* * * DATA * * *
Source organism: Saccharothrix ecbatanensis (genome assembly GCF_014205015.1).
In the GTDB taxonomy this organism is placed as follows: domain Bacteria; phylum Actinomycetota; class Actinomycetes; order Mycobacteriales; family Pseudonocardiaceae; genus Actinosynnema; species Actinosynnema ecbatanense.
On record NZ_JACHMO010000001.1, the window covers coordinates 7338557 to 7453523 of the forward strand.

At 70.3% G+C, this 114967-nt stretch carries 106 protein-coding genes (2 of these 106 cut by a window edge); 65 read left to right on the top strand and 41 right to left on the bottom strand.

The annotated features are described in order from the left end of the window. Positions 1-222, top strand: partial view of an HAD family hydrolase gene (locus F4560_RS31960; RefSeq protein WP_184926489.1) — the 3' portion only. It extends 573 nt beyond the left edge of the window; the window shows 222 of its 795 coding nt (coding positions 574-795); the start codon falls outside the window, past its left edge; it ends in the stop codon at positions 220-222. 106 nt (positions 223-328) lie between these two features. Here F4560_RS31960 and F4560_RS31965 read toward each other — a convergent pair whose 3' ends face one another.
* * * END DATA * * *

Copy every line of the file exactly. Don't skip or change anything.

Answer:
Source organism: Saccharothrix ecbatanensis (genome assembly GCF_014205015.1).
In the GTDB taxonomy this organism is placed as follows: domain Bacteria; phylum Actinomycetota; class Actinomycetes; order Mycobacteriales; family Pseudonocardiaceae; genus Actinosynnema; species Actinosynnema ecbatanense.
On record NZ_JACHMO010000001.1, the window covers coordinates 7338557 to 7453523 of the forward strand.

At 70.3% G+C, this 114967-nt stretch carries 106 protein-coding genes (2 of these 106 cut by a window edge); 65 read left to right on the top strand and 41 right to left on the bottom strand.

The annotated features are described in order from the left end of the window. Positions 1-222, top strand: partial view of an HAD family hydrolase gene (locus F4560_RS31960; RefSeq protein WP_184926489.1) — the 3' portion only. It extends 573 nt beyond the left edge of the window; the window shows 222 of its 795 coding nt (coding positions 574-795); the start codon falls outside the window, past its left edge; it ends in the stop codon at positions 220-222. 106 nt (positions 223-328) lie between these two features. Here F4560_RS31960 and F4560_RS31965 read toward each other — a convergent pair whose 3' ends face one another.